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Irma devastates Caribbean

The Interim Executive Director of UMCOR shares an update on Irma’s damage in the Caribbean.

On September 11, 2017 this update on the storm damage from Hurricane Irma was issued by Dr. Olusimbo Kehinde Ige, Interim Executive Director of UMCOR. (Source data is ACT Alliance.)

Hurricane Irma was one of the most powerful hurricanes ever recorded in the Atlantic, a category 5 hurricane with sustained winds of 295 km/hour.

On September 9th it has passed over Barbuda, Saint Barthelemy, Anguilla, Saint Marten, British and the U.S. Virgin Islands, Puerto Rico, Dominican Republic, Haiti, Turks and Caicos, Cuba, the Bahamas on its way to Florida.

Extensive damage has been reported in Barbuda and Anguilla where 70-90% of the buildings were destroyed. 27 people reported dead across affected territories, 34,000 people displaced in the Dominican Republic and Haiti.

Over 1 million people were evacuated along the coastline in central and eastern Cuba. 17,000 people are in need of immediate shelter across the affected eastern Caribbean islands. Assessments will take place over the coming days to determine the number of people in need of food assistance. More than 10,000 people are in temporary shelters in the North. The damage to the Dominican Republic was less than expected, with no fatalities reported. There is damage to water infrastructure that affects 1.2 million people, according to the national water authorities.

Livelihoods in affected communities are anticipated to be an area of need when recovery efforts begin. Widespread flooding has been recorded in northern Cuba as well including Havana, there has also been significant damage to farms including swine and poultry.

Concerns have also been raised about possible waterborne disease outbreaks as flooding is likely to persist for 36 hours at least. Most of the coastal municipalities in affected countries are without electricity.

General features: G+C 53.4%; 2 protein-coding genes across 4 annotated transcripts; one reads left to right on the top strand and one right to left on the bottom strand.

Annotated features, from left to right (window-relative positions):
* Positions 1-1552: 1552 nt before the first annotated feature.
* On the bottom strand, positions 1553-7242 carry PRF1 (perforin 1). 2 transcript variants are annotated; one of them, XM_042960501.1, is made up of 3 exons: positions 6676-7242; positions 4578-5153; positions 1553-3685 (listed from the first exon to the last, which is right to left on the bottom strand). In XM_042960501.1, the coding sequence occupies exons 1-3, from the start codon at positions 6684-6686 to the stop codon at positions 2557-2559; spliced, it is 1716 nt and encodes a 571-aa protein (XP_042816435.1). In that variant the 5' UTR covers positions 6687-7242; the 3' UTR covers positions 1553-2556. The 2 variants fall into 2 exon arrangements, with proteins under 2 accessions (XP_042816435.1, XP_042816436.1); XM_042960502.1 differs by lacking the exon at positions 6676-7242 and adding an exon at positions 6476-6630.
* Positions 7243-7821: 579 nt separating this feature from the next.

Given the level of damage so far, Haiti and Cuba are likely to be our first areas of response outside of the US and US territories, this is because of the significant level of damage and our Methodist connections in these countries. UMCOR is awaiting response from the Methodist Church in the Caribbean and the Americas (MCCA) about support to Barbuda and Anguilla.

UMCOR will continue to monitor Irma’s impact on the Caribbean and provide updates. Please consider making a generous donation to UMCOR’s International disaster recovery work: Disaster Response, International (#982450).

United Methodist News Service reported on September 11 that Bishop Ricardo Pereira of the Methodist Church in Cuba was traveling to the provinces affected by Hurricane Irma.

The Ciego de Avila and Camaguey provinces were hard hit, including the small coastal city of Caibarien, and water surged over the Malecon, Havana’s famous seawall, flooding parts of the Cuban capital.

In an email to United Methodist News Service, Margarita Aboy, the bishop’s assistant, reported that much of island nation suffered hurricane damage, especially in the center of Cuba. “For the most part we have no electricity or water, and communication is poor,” she wrote.

The Michigan Conference